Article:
Which is to say.

Everyone has prejudices; no one is perfect. One can still hold — buried within oneself — prejudices toward certain racial, ethnic, or religious groups. Anyone who is honest about human nature will admit that they are hard to overcome.

It is true in my case, though people would not call me prejudiced or racist.

What I have found is that if one is honest about self-examination and introspective, one can find prejudices that one harbors. That’s where one might find oneself having a “some of my best friends” experience, though, in my case, I would be embarrassed to use the term; not inclined to do so for fear of being ridiculed.

 

 

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You may have limited experience of certain religious or ethnic groups. I did. I grew up in New England. Practically everyone was Christian, Protestant or Catholic; there was one black student, as I recall, in my high school; I had one Jewish friend (not a close friend); and I probably did not even know what the term Hispanic meant, having never met as I recall someone whose ethnicity was so designated.

I live in New York City now. I went to a liberal college with a majority of Jewish students. I have experienced ethnic diversity in the workplace and my adopted city.

Still, I harbor prejudices. And, my experience of some religious and ethnic groups has been limited.

But then you or I meet someone from one of these groups and the two of you have immediate rapport. The buried prejudices, old thoughts that you never quite dealt with, don’t matter. Experience for the moment has trumped old animosities, fears, resentments buried within you and directed toward an amorphous group, not toward individuals.

 

 

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A final thought. It doesn’t involve friendships, but it seems pertinent.

I love the ethnic diversity of New York City: the mixture of races and creeds and of the native and foreign born.

I often experience positive interactions with strangers. I can’t get over how helpful and nice people are in this big, supposedly impersonal city, where everyone is supposed to have little time for one another.

I try to — and in fact do — respond in kind.

These positive experiences — most often with people who are not of the same race, class, religious or national origins, and so forth — are incredibly edifying. And, what’s most significant, from the point of view of this post, is that they trump any need to address prejudice issues on an abstract level.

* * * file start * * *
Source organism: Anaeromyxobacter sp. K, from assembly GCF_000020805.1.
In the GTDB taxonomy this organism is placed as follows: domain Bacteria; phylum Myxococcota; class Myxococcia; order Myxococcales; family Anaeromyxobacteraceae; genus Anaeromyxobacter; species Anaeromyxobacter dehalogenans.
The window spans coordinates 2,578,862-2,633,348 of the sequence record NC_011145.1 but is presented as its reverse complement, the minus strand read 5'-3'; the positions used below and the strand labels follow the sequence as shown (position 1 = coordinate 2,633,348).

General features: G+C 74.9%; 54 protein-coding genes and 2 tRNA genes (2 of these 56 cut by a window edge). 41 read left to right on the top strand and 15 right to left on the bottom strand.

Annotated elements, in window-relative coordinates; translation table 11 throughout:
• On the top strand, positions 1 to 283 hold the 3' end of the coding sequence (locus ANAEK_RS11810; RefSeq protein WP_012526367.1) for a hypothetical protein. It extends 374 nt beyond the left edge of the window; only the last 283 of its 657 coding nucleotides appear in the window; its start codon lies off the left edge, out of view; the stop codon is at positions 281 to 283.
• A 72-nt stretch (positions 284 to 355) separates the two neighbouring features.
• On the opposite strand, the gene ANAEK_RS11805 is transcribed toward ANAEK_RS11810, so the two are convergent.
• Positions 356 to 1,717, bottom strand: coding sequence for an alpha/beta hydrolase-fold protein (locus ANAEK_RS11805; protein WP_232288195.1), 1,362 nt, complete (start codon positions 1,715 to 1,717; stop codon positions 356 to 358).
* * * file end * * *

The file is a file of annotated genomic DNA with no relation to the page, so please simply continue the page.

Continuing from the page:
Abstractions become irrelevant. It’s the personal interaction in the here and now that matters, and one experiences a wonderful feeling of common humanity.

A dimension of actual lived experience I love. Because, as William Blake said: “He who would do good to another must do it in Minute Particulars. General Good is the plea of the scoundrel, hypocrite, and flatterer. …”

Translation (or should I say extrapolation): You will never be able to overcome prejudice in the abstract; you will — society will, can — on the individual and personal level.

 

 

— Roger W. Smith

   May 2018

 

when a man is tired of New York …

 

 

“I suggested a doubt, that if I were to reside in London, the exquisite zest with which I relished it in occasional visits might go off, and I might grow tired of it. JOHNSON. ‘Why, Sir, you find no man, at all intellectual, who is willing to leave London. No, Sir, when a man is tired of London, he is tired of life; for there is in London all that life can afford.’ ”

— James Boswell, The Life of Samuel Johnson, LL.D.

 

 

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Does repetition imply, mean, or equate to: Boredom? Weariness? Dullness?

By which I mean repeated experiences under known circumstances, such as what one experiences when one lives somewhere for a long time, or a lifetime.

Some people think that variety is the sine qua non. (“Been there, done that.”) They are constantly seeking excitement in new venues.

This is not necessarily, or not always, wrong.

But consider the following reflections of mine, based upon my own experience in New York City, where I have lived for nearly fifty years.

 

 

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I have my favorite haunts: the New York Public Library (the research library) at 42nd and Fifth; Central Park; the Staten Island Ferry; the Strand Bookstore; Grand Central Station; Carnegie Hall. I discovered these places — and also discovered how much I liked them over time — through word of mouth though my own peregrinations and repeated visits.

I know the best routes to walk. Just which ones produce the most pleasant “jaunting experience.” Which Manhattan avenue to take, for example, depending upon my mood and other circumstances. The best ways to get from Queens or Brooklyn to Manhattan by foot, with the most pleasant (and, conversely, least pleasant) avenues, neighborhoods, or bridges to walk on or through.

I know who are the most helpful reference librarians at the New York Public Library. I know that the main reading room is the place for me and have a favorite place to sit there. I know which entrance is best to use and where the elevators are.

I know the best items to choose on the menu at one of my and my wife’s favorite restaurants (which, of course, reflects my own preferences).

I know how often and at what times Staten Island ferries run.

I have other favorite places and establishments. Continually going to them works for me, and it will work for you.

 

 

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I first met my lifelong friend Bill Dalzell, who recently passed away, in the late 1960’s when I was employed in Manhattan. I was new to the City, and it was one of my first jobs.

Bill, like most Manhattanites, had been born and raised elsewhere. He had come to New York City in the 1950’s, at around the same age as I was when we met.

Bill absolutely loved New York. (He did, at a later age, move elsewhere.) He was always singing its praises.